Half of chief executives here saw no changes to the number of employees in their business in the last year, despite the impact of the Covid-19 pandemic new research has found. 

A quarter of leaders though did see the numbers they employed fall, with a similar proportion seeing their headcount rise across 2020.

In relation to sales, 50% said they had decreased over the last 12 months, with 20% recording an increase and a quarter reporting they had remained the same.

The survey of 381 CEOs across a range of sectors, carried out by employers' organisation Ibec, also found that 51% of respondents have seen absence rates in their firms remain the same since the pandemic began, while 29% have seen them increase.?? 

88% cited the global economic downturn as one of the main challenges their business faces this year.

This was followed by the challenge of achieving profitability and the fallout from Brexit.

The availability of talent also remains a concern for three out of every four chief executives.

A similar number said the impact the pandemic has had on collaboration and innovation has been a challenge.

While 72% are concerned about the challenge of returning staff to the office once the pandemic ends.

Half also referred to the low carbon transition agenda as a challenge.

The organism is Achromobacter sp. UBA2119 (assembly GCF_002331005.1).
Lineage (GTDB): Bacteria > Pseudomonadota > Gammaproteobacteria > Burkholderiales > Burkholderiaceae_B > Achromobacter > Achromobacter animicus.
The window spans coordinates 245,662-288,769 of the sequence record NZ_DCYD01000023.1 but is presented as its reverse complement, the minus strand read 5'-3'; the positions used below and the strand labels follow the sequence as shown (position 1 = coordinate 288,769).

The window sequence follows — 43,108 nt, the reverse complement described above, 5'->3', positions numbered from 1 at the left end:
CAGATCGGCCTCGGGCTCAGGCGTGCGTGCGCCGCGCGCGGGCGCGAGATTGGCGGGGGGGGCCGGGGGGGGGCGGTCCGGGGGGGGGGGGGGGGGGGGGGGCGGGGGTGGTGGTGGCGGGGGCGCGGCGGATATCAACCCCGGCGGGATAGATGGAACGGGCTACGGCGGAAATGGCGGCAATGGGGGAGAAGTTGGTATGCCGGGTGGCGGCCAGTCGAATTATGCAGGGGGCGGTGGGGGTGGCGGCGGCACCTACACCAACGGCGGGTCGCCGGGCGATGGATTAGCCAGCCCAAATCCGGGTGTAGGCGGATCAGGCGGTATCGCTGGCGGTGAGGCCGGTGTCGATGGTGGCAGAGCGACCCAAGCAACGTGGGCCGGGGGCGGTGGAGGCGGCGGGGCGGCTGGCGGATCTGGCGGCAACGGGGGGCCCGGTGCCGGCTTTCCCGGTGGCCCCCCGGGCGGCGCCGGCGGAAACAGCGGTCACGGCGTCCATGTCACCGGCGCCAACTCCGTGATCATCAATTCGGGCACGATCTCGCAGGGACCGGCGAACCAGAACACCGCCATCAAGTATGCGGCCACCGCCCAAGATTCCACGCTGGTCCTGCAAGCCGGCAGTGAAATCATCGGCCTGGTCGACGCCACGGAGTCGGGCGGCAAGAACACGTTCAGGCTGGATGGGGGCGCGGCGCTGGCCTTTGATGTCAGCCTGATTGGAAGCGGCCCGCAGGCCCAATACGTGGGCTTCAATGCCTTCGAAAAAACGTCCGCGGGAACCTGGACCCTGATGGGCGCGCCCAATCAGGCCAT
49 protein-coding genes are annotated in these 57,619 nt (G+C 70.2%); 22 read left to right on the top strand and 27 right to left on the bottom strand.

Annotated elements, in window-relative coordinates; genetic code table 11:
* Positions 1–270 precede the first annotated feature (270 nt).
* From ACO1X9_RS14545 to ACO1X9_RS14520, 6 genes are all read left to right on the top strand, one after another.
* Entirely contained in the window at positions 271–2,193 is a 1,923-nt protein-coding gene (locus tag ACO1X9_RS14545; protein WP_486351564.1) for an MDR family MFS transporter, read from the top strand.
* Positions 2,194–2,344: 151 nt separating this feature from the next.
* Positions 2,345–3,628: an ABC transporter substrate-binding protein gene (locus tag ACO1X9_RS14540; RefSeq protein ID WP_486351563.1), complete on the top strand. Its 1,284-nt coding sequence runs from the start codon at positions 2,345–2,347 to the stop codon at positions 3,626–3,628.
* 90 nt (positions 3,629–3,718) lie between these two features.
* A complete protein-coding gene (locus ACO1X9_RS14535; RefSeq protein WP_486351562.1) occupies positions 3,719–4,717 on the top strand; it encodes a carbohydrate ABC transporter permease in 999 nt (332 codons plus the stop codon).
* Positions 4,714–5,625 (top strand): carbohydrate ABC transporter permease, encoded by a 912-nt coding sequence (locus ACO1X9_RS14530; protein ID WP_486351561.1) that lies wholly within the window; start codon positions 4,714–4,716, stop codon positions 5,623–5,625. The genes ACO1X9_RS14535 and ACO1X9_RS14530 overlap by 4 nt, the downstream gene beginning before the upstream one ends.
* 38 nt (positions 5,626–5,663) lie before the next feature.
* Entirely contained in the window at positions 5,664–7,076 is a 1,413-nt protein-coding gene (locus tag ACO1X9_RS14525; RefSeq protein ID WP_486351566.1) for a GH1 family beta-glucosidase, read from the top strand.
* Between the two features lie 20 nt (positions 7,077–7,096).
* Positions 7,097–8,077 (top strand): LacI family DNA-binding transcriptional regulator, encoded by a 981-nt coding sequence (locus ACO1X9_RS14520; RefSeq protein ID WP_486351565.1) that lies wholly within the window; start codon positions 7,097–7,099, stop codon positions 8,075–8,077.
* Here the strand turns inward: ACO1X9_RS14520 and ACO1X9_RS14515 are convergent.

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"In 2021, Irish business will have to deal with a much-altered landscape in both local and global terms, as the new post-Brexit reality continues to take shape and?Covid?disruptions?endure," said Ibec boss, Danny McCoy.

"The findings show that despite these challenges, CEOs are?looking beyond this?disruptive?period that we find ourselves?in,?that they?are buoyed by the prospect of the?widespread?availability of a?vaccine?in the coming months?and are now?planning accordingly."?

Speaking to Morning Ireland, Danny McCoy said he was optimistic that Brexit-related delays currently being experienced at ports would be worked through.

"The majority knew administrative rules were going to change. The precise details have caught people a little bit by surprise, but it will work through and hopefully we'll see Covid work through this year as well."

On the current business closures that may now extend into the second quarter of the year, Mr McCoy said the Government had the resources and it had to be prioritised for the sectors that have been shuttered, for up to a year in some cases.

"It's important that we get this right, that we actually suppress the virus to the point where the vaccines can help. What we need is to make sure that this lockdown actually is effective. It's in everybody's interest," he said.

Two thirds of those who answered the survey said Covid-19 will mean a permanent change to their business models.

Among the main focuses for the respondents over the next three years are increased investment in technology, succession planning and development of new products and services.

The CEOs are also looking to promote inclusivity in their firms as well as the development of new business processes for existing products.